Eratosthenes
Eratosthenes was born in Cyrene which is now in Libya in North Africa. His
teachers included the scholar Lysanias of Cyrene and the philosopher Ariston of

Chios who had studied under Zeno, the founder of the Stoic school of philosophy.

Eratosthenes also studied under the poet and scholar Callimachus who had also
been born in Cyrene. Eratosthenes then spent some years studying in Athens. The
library at Alexandria was planned by Ptolemy I Soter and the project came to
fruition under his son Ptolemy II Philadelphus. The library was based on copies
of the works in the library of Aristotle. Ptolemy II Philadelphus appointed one
of Eratosthenes\' teachers Callimachus as the second librarian. When Ptolemy III

Euergetes succeeded his father in 245 BC and he persuaded Eratosthenes to go to

Alexandria as the tutor of his son Philopator. On the death of Callimachus in
about 240 BC, Eratosthenes became the third librarian at Alexandria, in the
library in a temple of the Muses called the Mouseion. The library is said to
have contained hundreds of thousands of papyrus and vellum scrolls. One of the
important works of Eratosthenes was Platonicus which dealt with the mathematics
which underlie Plato\'s philosophy. Theon of Smyrna tells us that Eratosthenes\'
work studied the basic definitions of geometry and arithmetic, as well as
covering such topics as music. Eratosthenes also worked on prime numbers. He is
remembered for his prime number sieve, the \'Sieve of Eratosthenes\' which, in
modified form, is still an important tool in number theory research.

Eratosthenes made a surprisingly accurate measurement of the circumference of
the Earth. Details were given in his treatise On the measurement of the Earth
which is now lost. However, some details of these calculations appear in works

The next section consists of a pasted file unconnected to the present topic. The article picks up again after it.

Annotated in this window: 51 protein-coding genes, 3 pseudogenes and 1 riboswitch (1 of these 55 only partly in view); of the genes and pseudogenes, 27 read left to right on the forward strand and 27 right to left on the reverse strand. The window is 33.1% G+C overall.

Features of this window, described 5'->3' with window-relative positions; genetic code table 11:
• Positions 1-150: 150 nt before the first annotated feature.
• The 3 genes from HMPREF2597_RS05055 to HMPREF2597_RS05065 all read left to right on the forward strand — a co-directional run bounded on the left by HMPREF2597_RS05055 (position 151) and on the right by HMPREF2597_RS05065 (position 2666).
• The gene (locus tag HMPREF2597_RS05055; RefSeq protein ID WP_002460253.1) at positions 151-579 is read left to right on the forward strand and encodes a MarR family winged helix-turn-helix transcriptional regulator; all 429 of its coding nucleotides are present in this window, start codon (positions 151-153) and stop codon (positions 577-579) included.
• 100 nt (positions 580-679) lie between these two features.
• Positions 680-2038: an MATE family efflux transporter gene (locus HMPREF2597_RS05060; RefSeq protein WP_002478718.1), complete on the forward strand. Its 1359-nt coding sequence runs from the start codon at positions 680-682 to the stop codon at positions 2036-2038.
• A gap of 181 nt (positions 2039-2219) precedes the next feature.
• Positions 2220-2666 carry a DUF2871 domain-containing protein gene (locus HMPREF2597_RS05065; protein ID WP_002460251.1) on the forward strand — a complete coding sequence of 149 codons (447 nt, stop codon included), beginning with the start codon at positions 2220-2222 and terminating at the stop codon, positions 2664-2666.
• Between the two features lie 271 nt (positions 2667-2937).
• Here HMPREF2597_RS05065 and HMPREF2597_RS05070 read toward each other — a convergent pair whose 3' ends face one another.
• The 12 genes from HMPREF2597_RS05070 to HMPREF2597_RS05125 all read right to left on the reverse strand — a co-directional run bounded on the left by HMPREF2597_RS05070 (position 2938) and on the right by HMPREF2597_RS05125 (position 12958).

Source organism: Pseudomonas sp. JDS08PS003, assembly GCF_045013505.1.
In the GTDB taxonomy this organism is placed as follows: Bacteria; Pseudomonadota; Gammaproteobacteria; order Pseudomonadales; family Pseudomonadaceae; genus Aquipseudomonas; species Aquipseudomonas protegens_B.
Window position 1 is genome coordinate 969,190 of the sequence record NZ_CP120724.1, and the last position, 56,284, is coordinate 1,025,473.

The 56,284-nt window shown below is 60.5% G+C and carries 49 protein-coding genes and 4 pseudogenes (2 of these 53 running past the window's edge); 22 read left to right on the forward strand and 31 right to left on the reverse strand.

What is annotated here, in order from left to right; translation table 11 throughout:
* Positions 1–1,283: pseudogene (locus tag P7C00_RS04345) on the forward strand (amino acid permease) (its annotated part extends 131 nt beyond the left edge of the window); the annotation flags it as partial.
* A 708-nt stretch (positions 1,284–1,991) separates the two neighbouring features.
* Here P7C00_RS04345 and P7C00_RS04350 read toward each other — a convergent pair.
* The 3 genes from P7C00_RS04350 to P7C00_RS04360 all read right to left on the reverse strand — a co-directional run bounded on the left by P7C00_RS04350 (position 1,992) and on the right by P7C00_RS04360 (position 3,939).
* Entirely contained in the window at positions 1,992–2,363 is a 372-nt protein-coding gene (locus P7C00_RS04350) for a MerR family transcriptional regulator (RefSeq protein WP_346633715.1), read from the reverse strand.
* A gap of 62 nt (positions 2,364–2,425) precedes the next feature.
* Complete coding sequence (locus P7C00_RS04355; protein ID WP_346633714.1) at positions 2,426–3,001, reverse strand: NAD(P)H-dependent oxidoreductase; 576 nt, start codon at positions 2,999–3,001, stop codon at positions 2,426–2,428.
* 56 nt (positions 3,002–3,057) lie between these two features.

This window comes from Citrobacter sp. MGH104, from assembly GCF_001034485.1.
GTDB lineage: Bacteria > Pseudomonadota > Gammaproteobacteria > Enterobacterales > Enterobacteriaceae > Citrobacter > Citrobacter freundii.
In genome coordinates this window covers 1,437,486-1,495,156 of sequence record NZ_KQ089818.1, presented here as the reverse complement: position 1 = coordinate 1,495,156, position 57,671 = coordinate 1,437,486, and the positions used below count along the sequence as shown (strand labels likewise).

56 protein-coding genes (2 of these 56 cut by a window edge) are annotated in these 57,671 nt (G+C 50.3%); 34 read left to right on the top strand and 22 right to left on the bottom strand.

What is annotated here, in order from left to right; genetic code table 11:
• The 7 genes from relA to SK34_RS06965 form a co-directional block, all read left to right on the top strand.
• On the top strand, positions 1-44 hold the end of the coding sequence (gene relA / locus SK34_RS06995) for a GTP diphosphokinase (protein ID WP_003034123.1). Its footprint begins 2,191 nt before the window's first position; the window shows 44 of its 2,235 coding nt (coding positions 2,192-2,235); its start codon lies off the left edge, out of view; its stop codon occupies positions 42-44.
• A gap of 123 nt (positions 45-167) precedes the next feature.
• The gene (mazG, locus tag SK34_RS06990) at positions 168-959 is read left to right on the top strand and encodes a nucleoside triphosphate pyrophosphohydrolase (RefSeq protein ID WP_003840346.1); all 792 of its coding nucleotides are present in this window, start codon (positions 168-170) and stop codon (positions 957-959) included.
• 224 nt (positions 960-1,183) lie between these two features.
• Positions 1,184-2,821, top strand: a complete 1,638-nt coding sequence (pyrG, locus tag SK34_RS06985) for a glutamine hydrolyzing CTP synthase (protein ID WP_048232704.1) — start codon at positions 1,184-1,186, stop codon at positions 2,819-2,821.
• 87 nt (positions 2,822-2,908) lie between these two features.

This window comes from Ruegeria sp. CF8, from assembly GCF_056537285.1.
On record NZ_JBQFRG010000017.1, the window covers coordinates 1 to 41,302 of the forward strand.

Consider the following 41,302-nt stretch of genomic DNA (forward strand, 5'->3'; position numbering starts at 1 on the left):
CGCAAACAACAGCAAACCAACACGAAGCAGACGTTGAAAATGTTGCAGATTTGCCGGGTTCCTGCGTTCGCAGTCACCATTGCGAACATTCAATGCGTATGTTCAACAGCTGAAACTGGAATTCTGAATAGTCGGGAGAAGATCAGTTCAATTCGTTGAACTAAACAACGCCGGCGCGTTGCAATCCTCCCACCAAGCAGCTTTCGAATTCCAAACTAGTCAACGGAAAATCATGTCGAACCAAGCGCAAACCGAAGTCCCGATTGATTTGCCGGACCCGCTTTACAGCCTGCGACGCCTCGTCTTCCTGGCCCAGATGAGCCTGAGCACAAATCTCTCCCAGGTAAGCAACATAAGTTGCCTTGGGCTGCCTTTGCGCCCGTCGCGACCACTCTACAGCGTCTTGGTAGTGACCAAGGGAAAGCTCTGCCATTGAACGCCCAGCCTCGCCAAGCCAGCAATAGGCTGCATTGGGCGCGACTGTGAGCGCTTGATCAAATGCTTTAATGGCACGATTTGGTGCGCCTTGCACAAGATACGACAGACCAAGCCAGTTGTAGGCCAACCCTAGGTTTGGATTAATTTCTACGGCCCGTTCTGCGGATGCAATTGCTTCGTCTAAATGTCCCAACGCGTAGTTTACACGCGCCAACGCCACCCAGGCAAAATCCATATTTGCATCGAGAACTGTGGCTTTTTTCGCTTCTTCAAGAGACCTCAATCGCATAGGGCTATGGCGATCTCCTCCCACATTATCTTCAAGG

by other authors such as Cleomedes, Theon of Smyrna and Strabo. Eratosthenes
compared the noon shadow at midsummer between Syene (now Aswan on the Nile in

Egypt) and Alexandria. He assumed that the sun was so far away that its rays
were essentially parallel, and then with a knowledge of the distance between

Syene and Alexandria, he gave the length of the circumference of the Earth as

250,000 stadia. Eratosthenes also measured the distance to the sun as

804,000,000 stadia and the distance to the Moon as 780,000 stadia. He computed
these distances using data obtained during lunar eclipses. Ptolemy tells us that

Eratosthenes measured the tilt of the Earth\'s axis with great accuracy obtaining
the value of 11/83 of 180, namely 23 51 15". Eratosthenes made many other
major contributions to the progress of science. He worked out a calendar that
included leap years, and he laid the foundations of a systematic chronography of
the world when he tried to give the dates of literary and political events from
the time of the siege of Troy. He is also said to have compiled a star catalogue
containing 675 stars. Eratosthenes made major contributions to geography. He
sketched, quite accurately, the route of the Nile to Khartoum, showing the two

Ethiopian tributaries. He also suggested that lakes were the source of the
river. Many scholars before Eratosthenes had made a study of the Nile and they
had attempted to explain the rather strange behavior of the river, but most like

Thales were quite wrong in their explanations. Eratosthenes was the first to
give what is essentially the correct answer when he suggested that heavy rains
sometimes fell in regions near the source of the river and that these would
explain the flooding lower down the river. Another contribution that

Eratosthenes made to geography was his description of the region "Eudaimon

Arabia", now the Yemen, as inhabited by four different races. The situation
was somewhat more complicated than that proposed by Eratosthenes, but today the
names for the races proposed by Eratosthenes, namely Minaeans, Sabaeans,

Qatabanians, and Hadramites, are still used. Eratosthenes writings include the
poem Hermes, inspired by astronomy, as well as literary works on the theatre and
on ethics which was a favorite topic of the Greeks. Eratosthenes is said to have
became blind in old age and it has been claimed that he committed suicide by
starvation.